The story of Hitman 2 isn’t anything remarkable. However, it does provide more information on who Agent 47 actually is. The story didn’t stand out to me, but I found myself more invested in the levels and the engaging mechanics.
One of the coolest things about Hitman 2 is the inclusion of the maps from Hitman (2016). This welcomes new players by introducing them to an already stellar set of levels and gets them up-to-date with what is going in the world of Agent 47. However, for returning players they are able to play through levels which they may have already mastered before. This is something which I was eager to play before the game released because I absolutely adore the Sapienza level. Playing it again brought back the nostalgia of playing it the first time and falling in love with it. Replaying that level made me want to explore every nook and cranny all over again.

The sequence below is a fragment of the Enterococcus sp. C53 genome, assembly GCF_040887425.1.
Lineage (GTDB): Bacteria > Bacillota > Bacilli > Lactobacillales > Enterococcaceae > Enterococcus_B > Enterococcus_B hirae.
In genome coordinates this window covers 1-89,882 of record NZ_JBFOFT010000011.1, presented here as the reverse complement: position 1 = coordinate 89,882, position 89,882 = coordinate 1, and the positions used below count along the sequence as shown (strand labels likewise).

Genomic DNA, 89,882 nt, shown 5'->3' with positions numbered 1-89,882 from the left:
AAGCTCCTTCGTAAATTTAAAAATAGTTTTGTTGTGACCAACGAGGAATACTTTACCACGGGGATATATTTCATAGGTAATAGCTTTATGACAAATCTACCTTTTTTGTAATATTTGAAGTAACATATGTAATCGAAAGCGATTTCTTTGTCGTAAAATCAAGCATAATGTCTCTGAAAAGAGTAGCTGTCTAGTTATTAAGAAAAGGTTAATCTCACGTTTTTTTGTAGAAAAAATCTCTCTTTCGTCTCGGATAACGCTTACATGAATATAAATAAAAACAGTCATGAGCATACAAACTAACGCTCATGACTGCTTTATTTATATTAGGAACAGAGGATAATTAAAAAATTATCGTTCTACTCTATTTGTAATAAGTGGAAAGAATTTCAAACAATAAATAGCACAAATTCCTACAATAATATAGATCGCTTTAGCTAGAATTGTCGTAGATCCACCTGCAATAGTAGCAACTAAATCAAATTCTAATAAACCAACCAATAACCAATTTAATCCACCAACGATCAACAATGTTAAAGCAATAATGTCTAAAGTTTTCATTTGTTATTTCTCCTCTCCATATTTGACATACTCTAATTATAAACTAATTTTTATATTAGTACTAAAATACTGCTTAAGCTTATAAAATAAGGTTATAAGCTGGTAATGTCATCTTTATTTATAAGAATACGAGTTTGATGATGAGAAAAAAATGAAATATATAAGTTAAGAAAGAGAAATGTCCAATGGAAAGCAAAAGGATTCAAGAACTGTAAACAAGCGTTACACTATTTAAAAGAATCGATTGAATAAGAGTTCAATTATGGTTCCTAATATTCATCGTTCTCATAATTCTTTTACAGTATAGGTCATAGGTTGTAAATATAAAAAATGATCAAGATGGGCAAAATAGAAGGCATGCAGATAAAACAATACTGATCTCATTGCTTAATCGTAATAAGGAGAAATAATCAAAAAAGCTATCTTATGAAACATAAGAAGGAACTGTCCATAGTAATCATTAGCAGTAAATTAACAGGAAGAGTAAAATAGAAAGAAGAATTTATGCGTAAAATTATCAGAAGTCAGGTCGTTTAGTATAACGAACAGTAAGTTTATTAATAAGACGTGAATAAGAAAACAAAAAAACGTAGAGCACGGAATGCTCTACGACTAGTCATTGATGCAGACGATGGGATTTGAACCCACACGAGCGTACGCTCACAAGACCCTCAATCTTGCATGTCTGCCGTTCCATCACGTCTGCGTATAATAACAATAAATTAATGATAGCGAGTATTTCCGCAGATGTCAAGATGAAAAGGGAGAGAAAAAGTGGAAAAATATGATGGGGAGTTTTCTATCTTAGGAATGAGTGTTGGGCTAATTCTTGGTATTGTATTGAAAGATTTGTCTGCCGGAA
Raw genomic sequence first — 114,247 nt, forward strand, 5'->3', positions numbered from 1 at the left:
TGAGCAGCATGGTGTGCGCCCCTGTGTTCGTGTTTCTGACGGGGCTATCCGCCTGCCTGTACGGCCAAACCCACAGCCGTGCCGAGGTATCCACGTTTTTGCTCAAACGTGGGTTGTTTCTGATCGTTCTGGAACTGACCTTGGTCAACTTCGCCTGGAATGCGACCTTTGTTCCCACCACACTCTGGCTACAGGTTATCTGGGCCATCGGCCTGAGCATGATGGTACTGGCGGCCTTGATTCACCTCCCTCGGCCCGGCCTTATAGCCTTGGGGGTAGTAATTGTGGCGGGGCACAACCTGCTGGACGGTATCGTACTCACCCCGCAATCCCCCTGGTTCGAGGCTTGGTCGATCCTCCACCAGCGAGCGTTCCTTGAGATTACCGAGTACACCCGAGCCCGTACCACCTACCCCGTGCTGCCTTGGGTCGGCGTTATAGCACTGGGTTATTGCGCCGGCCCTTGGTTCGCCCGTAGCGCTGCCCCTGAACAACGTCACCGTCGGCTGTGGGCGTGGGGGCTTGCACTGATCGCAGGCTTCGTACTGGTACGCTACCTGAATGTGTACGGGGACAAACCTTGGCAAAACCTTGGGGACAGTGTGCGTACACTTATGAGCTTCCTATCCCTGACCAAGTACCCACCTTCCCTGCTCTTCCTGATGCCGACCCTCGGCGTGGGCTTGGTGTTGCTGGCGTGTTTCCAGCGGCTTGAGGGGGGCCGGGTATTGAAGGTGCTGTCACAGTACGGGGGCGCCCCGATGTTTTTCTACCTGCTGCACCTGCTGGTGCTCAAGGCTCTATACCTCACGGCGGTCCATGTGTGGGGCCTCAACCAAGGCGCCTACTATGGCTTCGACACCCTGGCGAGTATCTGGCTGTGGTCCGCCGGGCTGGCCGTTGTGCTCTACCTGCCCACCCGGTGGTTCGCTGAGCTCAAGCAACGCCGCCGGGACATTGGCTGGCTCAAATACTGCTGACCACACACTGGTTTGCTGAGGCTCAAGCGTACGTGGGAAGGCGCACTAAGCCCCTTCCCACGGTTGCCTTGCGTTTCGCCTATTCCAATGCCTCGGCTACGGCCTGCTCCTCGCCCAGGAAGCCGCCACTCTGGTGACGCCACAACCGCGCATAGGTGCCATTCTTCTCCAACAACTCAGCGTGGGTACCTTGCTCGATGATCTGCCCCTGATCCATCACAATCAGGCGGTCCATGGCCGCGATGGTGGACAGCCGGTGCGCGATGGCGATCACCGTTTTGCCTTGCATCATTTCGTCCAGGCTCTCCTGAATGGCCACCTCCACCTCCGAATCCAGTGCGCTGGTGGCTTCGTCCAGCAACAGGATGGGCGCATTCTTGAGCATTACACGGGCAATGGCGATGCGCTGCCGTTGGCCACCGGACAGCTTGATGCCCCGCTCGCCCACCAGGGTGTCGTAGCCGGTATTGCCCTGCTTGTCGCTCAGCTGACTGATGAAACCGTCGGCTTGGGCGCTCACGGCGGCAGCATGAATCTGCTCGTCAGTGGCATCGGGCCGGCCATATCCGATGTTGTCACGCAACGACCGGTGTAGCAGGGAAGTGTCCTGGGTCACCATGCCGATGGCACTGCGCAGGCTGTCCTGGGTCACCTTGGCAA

Hitman 2 is more Hitman, and the small mechanical changes help make the overall experience better. IO Interactive has built another spectacular title, and this is due to using the already great foundation of Hitman 2’s predecessor. The level design is also some of the series’s best, with maps that are diverse and fun to explore. You can explore areas of the map which can unlock completely different options and avenues to your target. However, Hitman 2 has a story which follows similar beats of the original but still manages to show us the troubling yet interesting past of Agent 47. For returning players, IO Interactive is welcoming you back with open arms and introducing players to the game which made the first so special.
This game was reviewed on a PlayStation 4 Pro system with a retail copy of the title purchased by the reviewer.